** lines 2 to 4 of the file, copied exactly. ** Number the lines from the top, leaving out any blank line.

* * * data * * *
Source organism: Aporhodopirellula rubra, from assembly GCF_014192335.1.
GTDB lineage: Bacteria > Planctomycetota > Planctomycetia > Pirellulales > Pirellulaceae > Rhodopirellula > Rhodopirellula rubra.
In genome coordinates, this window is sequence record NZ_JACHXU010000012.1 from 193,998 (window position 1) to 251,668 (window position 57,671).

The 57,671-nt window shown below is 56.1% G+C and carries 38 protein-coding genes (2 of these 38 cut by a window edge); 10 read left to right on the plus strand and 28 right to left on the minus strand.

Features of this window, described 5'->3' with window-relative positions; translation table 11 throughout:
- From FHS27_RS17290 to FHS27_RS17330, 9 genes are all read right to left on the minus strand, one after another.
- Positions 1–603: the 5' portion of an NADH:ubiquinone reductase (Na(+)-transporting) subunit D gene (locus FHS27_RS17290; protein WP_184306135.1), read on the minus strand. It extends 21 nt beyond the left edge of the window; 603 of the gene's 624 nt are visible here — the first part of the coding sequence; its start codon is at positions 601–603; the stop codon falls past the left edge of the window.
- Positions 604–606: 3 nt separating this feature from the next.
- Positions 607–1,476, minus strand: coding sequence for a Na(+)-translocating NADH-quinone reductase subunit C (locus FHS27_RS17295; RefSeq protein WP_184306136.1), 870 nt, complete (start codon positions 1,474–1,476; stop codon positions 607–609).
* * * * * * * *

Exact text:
GTDB lineage: Bacteria > Planctomycetota > Planctomycetia > Pirellulales > Pirellulaceae > Rhodopirellula > Rhodopirellula rubra.
In genome coordinates, this window is sequence record NZ_JACHXU010000012.1 from 193,998 (window position 1) to 251,668 (window position 57,671).

The 57,671-nt window shown below is 56.1% G+C and carries 38 protein-coding genes (2 of these 38 cut by a window edge); 10 read left to right on the plus strand and 28 right to left on the minus strand.